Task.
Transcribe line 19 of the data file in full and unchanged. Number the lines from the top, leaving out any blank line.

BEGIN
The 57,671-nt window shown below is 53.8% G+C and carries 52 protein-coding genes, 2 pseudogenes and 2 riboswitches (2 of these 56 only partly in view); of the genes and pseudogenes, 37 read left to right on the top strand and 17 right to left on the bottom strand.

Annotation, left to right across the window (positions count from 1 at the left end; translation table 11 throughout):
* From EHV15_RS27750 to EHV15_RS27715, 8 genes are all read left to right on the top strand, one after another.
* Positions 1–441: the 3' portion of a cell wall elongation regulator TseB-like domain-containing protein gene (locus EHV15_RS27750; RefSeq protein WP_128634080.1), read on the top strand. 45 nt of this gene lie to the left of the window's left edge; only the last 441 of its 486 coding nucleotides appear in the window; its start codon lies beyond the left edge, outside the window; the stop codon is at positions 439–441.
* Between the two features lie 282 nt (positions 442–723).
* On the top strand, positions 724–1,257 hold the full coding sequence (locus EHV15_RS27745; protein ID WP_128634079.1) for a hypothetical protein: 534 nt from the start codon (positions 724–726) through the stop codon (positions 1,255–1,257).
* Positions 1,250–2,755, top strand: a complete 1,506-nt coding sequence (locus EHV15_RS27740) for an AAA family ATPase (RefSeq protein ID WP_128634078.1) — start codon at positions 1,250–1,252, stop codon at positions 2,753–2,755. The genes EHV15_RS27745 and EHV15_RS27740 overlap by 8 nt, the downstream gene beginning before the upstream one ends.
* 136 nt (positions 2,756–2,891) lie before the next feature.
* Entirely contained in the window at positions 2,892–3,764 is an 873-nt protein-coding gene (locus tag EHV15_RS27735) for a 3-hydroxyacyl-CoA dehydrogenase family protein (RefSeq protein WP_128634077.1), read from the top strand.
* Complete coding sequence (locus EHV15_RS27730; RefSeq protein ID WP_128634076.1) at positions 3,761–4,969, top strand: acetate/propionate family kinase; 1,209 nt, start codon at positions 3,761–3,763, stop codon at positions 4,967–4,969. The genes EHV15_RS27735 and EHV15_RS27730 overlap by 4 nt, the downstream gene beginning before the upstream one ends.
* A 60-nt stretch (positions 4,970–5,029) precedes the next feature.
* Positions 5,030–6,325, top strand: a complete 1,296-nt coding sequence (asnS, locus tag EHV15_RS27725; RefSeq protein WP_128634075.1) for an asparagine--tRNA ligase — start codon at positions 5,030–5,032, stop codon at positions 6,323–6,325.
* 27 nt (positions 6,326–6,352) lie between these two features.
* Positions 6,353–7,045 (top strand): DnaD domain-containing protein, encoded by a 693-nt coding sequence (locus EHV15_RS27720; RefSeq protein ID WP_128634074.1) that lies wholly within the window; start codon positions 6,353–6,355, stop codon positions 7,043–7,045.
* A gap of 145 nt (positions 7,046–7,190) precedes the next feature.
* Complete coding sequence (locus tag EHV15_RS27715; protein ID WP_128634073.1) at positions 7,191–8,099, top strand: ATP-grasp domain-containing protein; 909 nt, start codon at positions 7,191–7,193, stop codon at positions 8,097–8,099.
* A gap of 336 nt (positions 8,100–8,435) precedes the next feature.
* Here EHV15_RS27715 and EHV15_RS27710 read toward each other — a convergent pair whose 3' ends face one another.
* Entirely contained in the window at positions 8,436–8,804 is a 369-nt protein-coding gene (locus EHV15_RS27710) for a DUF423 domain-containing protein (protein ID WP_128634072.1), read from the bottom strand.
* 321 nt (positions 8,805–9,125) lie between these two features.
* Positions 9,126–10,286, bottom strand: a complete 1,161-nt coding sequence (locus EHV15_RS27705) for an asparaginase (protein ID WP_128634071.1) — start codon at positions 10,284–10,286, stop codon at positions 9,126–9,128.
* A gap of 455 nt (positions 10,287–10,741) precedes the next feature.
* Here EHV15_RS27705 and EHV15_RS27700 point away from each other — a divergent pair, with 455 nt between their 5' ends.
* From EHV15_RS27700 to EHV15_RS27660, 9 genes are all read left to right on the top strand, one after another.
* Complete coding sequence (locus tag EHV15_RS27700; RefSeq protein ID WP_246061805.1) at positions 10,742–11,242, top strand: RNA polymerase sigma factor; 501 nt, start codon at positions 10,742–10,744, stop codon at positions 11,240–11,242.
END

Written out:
* Entirely contained in the window at positions 8,436–8,804 is a 369-nt protein-coding gene (locus EHV15_RS27710) for a DUF423 domain-containing protein (protein ID WP_128634072.1), read from the bottom strand.